Elinor Sahm holds a BFA from Bezalel Academy (2013) and is a graduate of Bezalel’s exchange program with the UDK, Berlin (2012).
Sahm had exhibited her work in galleries, art fairs and contemporary art festivals in Tel-Aviv, Jerusalem, New-York, Russia and Brazil.
Her work methods and material vary with the concept of the work, which is mostly composed of a site-specific oriented thought.
Sahm’s works are a part of the Polenov museum collection and in private collections.

Polenov built his house on the banks of the Oka-river for his family to be rooted there and to give a cultural home for the people surrounding the estate. To those which a museum in Moscow or Tula is not something, they can reach easily. With this thought in mind, Elinor Sahm and Natalya Polenova, the museum’s director and Polenov’s great-granddaughter, had decided on making the installation of Lumos Bulbous a
yearly tradition. Every September 8th, the Polenov family’s ‘Saint Natalya’s day, shall become a public art event for the community.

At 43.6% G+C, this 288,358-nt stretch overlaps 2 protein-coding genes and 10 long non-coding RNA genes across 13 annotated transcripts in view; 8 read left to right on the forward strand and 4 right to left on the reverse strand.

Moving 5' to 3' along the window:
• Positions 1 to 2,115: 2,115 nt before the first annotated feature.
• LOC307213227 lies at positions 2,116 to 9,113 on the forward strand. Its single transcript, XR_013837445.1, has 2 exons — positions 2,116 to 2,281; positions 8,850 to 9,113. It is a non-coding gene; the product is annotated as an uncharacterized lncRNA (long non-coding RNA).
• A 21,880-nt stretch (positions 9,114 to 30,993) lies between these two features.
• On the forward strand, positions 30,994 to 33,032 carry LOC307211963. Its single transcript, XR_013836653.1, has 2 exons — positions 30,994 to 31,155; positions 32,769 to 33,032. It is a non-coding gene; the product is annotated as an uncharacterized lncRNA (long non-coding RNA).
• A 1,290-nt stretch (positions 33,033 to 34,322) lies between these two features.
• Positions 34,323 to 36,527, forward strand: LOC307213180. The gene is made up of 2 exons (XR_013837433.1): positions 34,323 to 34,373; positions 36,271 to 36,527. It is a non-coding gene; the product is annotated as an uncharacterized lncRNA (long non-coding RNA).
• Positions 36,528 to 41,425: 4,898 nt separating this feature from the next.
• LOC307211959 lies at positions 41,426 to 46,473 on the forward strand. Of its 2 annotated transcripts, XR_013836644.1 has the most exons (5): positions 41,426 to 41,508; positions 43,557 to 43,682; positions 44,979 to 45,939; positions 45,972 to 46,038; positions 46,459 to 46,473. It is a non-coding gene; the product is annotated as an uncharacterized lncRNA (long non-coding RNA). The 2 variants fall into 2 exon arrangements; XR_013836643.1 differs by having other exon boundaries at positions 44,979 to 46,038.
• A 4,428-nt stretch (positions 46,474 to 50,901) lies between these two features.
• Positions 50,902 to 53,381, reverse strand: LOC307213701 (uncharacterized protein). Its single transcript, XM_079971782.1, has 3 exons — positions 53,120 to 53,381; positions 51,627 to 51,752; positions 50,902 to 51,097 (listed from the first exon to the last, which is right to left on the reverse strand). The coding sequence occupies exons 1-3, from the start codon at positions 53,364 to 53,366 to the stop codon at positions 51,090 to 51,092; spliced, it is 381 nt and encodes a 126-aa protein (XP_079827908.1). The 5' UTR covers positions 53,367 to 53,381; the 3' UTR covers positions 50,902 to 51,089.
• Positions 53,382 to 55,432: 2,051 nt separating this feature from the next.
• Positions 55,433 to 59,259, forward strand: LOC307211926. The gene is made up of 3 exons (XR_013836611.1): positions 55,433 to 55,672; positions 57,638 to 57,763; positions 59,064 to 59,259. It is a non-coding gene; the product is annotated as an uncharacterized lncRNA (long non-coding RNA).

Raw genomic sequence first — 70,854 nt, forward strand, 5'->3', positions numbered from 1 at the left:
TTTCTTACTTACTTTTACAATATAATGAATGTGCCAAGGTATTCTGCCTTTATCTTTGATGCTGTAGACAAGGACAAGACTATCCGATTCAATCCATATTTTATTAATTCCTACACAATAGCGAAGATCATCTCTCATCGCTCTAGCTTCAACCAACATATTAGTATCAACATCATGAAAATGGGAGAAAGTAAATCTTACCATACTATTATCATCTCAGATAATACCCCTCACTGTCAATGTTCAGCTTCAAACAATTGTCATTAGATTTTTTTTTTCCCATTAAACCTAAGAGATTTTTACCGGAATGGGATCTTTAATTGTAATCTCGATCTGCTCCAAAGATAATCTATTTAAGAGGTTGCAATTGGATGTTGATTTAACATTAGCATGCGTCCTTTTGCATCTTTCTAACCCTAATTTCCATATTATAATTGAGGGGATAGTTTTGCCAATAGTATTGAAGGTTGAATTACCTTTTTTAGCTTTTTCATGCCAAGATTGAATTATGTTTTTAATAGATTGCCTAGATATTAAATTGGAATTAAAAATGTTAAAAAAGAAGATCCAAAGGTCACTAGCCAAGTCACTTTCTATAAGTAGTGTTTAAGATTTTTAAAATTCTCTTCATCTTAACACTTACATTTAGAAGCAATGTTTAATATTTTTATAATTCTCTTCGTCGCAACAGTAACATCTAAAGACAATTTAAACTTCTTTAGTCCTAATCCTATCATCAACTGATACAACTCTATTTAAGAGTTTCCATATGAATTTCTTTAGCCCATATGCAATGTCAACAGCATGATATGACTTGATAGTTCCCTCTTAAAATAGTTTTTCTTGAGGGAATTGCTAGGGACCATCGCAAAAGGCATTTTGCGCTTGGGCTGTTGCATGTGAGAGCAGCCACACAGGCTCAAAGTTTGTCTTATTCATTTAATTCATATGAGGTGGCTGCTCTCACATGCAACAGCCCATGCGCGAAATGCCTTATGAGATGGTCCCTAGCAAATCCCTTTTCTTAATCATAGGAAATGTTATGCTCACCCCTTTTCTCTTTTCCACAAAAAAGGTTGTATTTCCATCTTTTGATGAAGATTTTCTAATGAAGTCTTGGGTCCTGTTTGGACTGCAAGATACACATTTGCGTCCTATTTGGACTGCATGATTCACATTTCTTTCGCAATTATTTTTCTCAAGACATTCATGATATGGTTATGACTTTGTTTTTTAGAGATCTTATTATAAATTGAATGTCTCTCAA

This action is a homage to Polenov and his life’s work surrounding the Polenov estate and museum So that his home will once again make the tradition of a private family into a public spiritual and cultural property. ‘Lumos Bulbous’ – a site-specific installation made of metal rods, alcohol ink on synthetic paper and LED lights.

‘Lumos’ is a magical term borrowed from the light-giving spell of the Harry Potter books by J.K Rowlings. When joining it together with the botanical term ‘Bulbous’ (derives from ‘bulb’), memory storage units which rebloom yearly, we receive a new variant to the familiar ‘Light
Bulb.’ Four elements described in the objects through the filter of Sahm’s stay at Polenovo. The “bulbs” shaped as street lanterns are lit from within, illuminating the ink paintings and multiple metal roots “growing” around them, a reminder of another connection to artists of the family – Vassily Polenov and his magical light Diorama and Elena Polenova’s illustrated lanterns. In addition to the installation, Sahm had written and performed with the ‘Polenov Haggadah.’ A text made to be a part of the installation’s ritual every September 8th. It is the story of the four elements of Polenovo told in the rhythm and pace of the ‘Four Sons’ of the Torah, a text recited every year during the Passover Seder.
Of late, Elinor Sahm’s work had been focusing on the effect of the ritual from a folkloristic perspective. Her work at Polenovo was a combination of her understanding of the Polenov family through the analysis of her family heritage from both Germany and Israel.